Having a will is arguably one of the most important things you can do for yourself and your family. A will can legally protect your spouse, children, and assets. It can also spell out exactly how you would like things handled after you have passed on. Here are some specific ways that having a will can ensure your wishes are followed.

1. You decide how your estate will be distributed. A will is a legally binding document that lets you determine how you would like your estate to be handled upon your death. If you die without a will, there is no guarantee that your intended desires will be carried out. Having a will helps minimize any arguments about your estate, and it determines the “who, what and when” for distribution. If you don’t specify your own plan for your estate, your state of residence will impose its plan.

2. You decide who will take care of your minor children. A will allows you to make an informed decision about who should take care of your minor children. In the absence of a will, the court will take it upon itself to choose among family members or a state-appointed guardian. Having a will allows you to appoint the person you want to raise your children.

3. Probate? Contrary to popular belief, all estates must go through the probate process, with or without a will. Having a will speeds up the probate process and informs the court how you’d like your estate divided. Probate courts “administer your estate,” and should you die without a will, the court will decide how to divide the estate without your input, which can cause long, unnecessary delays.

4. You can minimize estate taxes. Another reason to have a will is because it allows you to minimize your estate taxes. The value of what you give away to family members or charity will reduce the value of your estate when it’s time to pay estate taxes.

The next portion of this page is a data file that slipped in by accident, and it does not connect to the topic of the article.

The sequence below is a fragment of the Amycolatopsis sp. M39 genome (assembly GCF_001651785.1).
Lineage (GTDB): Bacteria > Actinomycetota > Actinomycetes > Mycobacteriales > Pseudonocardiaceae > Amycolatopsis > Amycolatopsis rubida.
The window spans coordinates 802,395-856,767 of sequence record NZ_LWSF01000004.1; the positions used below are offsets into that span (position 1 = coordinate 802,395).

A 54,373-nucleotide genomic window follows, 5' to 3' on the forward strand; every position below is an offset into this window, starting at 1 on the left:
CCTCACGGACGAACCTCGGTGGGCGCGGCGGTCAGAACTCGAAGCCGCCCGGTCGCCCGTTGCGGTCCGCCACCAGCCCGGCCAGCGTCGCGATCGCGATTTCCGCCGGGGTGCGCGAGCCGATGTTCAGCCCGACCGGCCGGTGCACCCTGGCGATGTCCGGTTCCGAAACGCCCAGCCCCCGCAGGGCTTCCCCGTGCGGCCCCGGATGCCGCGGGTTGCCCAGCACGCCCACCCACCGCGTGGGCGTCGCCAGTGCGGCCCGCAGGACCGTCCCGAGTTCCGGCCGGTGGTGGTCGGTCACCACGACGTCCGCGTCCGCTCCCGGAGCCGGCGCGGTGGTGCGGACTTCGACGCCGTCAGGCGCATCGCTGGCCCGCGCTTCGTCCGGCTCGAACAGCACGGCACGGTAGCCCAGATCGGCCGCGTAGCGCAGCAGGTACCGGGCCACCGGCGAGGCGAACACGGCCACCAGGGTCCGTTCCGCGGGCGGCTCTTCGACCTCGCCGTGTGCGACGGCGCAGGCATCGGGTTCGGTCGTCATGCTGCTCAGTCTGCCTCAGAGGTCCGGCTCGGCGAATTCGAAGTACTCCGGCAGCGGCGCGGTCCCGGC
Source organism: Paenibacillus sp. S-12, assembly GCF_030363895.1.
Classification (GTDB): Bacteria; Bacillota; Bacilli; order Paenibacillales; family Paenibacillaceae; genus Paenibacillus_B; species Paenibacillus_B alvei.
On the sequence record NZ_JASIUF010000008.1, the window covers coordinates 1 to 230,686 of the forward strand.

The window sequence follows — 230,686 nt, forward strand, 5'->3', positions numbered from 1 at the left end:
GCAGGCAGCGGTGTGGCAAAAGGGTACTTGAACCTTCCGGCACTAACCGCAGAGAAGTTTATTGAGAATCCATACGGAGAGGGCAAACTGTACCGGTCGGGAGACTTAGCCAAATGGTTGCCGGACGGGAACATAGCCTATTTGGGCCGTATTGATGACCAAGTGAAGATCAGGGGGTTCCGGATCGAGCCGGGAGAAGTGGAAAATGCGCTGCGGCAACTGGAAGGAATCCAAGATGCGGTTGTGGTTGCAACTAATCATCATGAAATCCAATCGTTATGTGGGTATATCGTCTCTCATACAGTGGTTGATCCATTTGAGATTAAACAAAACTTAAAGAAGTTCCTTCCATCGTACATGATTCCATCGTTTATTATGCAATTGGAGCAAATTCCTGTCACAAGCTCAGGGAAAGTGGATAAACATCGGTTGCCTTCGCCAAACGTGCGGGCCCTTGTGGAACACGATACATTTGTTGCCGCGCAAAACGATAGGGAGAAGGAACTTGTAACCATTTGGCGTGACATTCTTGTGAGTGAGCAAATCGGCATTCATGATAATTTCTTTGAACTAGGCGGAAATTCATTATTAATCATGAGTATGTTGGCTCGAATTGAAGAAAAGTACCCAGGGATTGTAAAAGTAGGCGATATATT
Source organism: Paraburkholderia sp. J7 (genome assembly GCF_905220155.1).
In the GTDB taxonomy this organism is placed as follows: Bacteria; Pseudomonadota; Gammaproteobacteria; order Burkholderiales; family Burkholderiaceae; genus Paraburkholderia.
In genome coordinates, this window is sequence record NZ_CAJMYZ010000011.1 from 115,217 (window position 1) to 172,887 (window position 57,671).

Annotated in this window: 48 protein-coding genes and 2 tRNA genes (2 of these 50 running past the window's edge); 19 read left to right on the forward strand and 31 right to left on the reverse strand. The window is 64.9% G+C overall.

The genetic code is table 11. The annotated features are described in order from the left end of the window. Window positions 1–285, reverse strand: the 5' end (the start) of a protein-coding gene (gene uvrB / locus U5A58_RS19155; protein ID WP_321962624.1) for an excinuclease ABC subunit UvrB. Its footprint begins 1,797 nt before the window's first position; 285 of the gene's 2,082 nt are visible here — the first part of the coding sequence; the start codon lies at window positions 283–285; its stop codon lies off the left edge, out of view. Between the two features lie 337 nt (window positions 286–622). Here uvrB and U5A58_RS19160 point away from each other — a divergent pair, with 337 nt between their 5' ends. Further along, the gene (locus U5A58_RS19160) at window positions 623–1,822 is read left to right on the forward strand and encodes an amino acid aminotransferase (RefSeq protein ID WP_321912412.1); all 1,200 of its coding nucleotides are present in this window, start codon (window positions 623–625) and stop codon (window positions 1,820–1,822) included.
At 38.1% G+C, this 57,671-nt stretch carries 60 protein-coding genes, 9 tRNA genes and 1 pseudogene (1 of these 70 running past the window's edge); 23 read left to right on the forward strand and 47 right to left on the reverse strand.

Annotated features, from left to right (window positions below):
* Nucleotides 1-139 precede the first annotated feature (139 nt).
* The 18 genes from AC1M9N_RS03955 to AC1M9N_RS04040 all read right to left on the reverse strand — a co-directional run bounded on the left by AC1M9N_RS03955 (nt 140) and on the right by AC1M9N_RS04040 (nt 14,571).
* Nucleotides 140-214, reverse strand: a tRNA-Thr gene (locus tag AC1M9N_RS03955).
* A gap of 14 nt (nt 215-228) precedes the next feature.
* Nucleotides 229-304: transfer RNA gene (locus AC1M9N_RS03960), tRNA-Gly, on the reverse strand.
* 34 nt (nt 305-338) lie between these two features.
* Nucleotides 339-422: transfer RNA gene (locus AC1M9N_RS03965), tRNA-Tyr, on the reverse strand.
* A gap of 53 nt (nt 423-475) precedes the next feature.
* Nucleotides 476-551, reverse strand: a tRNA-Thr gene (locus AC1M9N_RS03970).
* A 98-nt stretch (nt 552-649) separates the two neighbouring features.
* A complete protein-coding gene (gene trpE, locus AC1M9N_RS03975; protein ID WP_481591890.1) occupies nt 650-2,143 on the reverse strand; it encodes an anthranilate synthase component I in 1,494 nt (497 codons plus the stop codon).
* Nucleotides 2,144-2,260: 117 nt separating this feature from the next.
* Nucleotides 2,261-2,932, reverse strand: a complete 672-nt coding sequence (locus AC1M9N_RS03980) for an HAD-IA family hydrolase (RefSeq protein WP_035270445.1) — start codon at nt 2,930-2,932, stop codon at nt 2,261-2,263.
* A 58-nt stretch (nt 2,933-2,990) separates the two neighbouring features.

5. You decide who will wind up the affairs of your estate. Executors make sure all your affairs are in order, including paying off bills, canceling your credit cards, etc. Because executors play the biggest role in the administration of your estate, you’ll want to be sure to appoint someone who is honest, trustworthy, and organized (which may not always be a family member).

6. You can make donations to causes you believe in. The ability to make donations is a good reason to have a will because it allows your legacy to live on and reflect your personal values and interests. In addition, certain gifts are excluded from estate tax, so you’re also increasing the value of your estate for your heirs and beneficiaries to enjoy.

7. You can avoid greater legal challenges. If you die without a will, part or all of your estate may pass to someone you did not intend, or the estate passes as intended but is contested by someone who you would not have wanted to receive an inheritance. For example, one case involved the estate of a deceased son who was awarded over $1 million from a wrongful death lawsuit. When the son died, the son’s father – who had not been a part of his son’s life for over 32 years – stood to inherit the entire estate, leaving close relatives and siblings out of the picture!

8. Because you can change your mind if your life circumstances change. You can change your will at any time while you’re still alive. Life changes, such as births, deaths and divorce, can create situations where changing your will is necessary.

Source: On the Hill | Winter 2022 | Vol. 61:1
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